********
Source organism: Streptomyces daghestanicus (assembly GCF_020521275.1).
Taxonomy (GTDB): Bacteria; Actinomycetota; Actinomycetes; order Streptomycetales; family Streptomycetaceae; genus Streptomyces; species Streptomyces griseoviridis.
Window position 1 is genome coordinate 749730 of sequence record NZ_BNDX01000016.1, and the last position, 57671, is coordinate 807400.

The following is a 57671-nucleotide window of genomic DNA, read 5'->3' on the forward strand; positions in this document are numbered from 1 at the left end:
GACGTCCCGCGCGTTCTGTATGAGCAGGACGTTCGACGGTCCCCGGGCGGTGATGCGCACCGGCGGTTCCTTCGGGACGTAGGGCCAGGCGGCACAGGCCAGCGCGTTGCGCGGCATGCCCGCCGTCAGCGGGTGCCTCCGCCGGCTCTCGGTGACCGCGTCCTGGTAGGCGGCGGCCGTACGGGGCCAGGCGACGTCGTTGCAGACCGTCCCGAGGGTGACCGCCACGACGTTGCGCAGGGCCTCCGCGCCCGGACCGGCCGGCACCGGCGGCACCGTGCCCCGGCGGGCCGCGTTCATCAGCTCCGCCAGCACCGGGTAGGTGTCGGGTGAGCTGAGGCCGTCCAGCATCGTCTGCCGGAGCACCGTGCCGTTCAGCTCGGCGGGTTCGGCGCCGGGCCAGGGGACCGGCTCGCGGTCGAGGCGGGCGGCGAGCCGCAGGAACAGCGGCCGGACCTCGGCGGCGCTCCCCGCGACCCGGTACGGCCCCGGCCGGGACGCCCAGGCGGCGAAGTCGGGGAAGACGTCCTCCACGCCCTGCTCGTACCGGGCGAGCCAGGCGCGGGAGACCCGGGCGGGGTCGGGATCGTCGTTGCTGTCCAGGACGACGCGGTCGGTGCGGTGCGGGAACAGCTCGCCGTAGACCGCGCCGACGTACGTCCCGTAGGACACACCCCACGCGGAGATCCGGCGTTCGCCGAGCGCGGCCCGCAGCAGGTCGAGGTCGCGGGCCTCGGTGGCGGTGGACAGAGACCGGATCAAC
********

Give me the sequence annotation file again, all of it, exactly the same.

Source organism: Streptomyces daghestanicus (assembly GCF_020521275.1).
Taxonomy (GTDB): Bacteria; Actinomycetota; Actinomycetes; order Streptomycetales; family Streptomycetaceae; genus Streptomyces; species Streptomyces griseoviridis.
Window position 1 is genome coordinate 749730 of sequence record NZ_BNDX01000016.1, and the last position, 57671, is coordinate 807400.

The following is a 57671-nucleotide window of genomic DNA, read 5'->3' on the forward strand; positions in this document are numbered from 1 at the left end:
GACGTCCCGCGCGTTCTGTATGAGCAGGACGTTCGACGGTCCCCGGGCGGTGATGCGCACCGGCGGTTCCTTCGGGACGTAGGGCCAGGCGGCACAGGCCAGCGCGTTGCGCGGCATGCCCGCCGTCAGCGGGTGCCTCCGCCGGCTCTCGGTGACCGCGTCCTGGTAGGCGGCGGCCGTACGGGGCCAGGCGACGTCGTTGCAGACCGTCCCGAGGGTGACCGCCACGACGTTGCGCAGGGCCTCCGCGCCCGGACCGGCCGGCACCGGCGGCACCGTGCCCCGGCGGGCCGCGTTCATCAGCTCCGCCAGCACCGGGTAGGTGTCGGGTGAGCTGAGGCCGTCCAGCATCGTCTGCCGGAGCACCGTGCCGTTCAGCTCGGCGGGTTCGGCGCCGGGCCAGGGGACCGGCTCGCGGTCGAGGCGGGCGGCGAGCCGCAGGAACAGCGGCCGGACCTCGGCGGCGCTCCCCGCGACCCGGTACGGCCCCGGCCGGGACGCCCAGGCGGCGAAGTCGGGGAAGACGTCCTCCACGCCCTGCTCGTACCGGGCGAGCCAGGCGCGGGAGACCCGGGCGGGGTCGGGATCGTCGTTGCTGTCCAGGACGACGCGGTCGGTGCGGTGCGGGAACAGCTCGCCGTAGACCGCGCCGACGTACGTCCCGTAGGACACACCCCACGCGGAGATCCGGCGTTCGCCGAGCGCGGCCCGCAGCAGGTCGAGGTCGCGGGCCTCGGTGGCGGTGGACAGAGACCGGATCAAC